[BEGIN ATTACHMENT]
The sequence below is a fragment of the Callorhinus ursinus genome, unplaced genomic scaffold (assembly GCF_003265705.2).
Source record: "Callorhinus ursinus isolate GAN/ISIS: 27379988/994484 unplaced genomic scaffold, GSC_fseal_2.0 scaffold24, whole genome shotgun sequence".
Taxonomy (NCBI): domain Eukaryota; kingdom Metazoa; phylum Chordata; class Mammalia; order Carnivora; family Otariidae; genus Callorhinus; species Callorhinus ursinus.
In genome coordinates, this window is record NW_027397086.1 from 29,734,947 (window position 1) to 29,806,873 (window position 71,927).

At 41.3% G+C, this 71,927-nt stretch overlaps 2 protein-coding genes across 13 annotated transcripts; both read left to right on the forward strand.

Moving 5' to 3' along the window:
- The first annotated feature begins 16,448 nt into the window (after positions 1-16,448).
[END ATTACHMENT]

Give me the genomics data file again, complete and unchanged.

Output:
The sequence below is a fragment of the Callorhinus ursinus genome, unplaced genomic scaffold (assembly GCF_003265705.2).
Source record: "Callorhinus ursinus isolate GAN/ISIS: 27379988/994484 unplaced genomic scaffold, GSC_fseal_2.0 scaffold24, whole genome shotgun sequence".
Taxonomy (NCBI): domain Eukaryota; kingdom Metazoa; phylum Chordata; class Mammalia; order Carnivora; family Otariidae; genus Callorhinus; species Callorhinus ursinus.
In genome coordinates, this window is record NW_027397086.1 from 29,734,947 (window position 1) to 29,806,873 (window position 71,927).

At 41.3% G+C, this 71,927-nt stretch overlaps 2 protein-coding genes across 13 annotated transcripts; both read left to right on the forward strand.

Moving 5' to 3' along the window:
- The first annotated feature begins 16,448 nt into the window (after positions 1-16,448).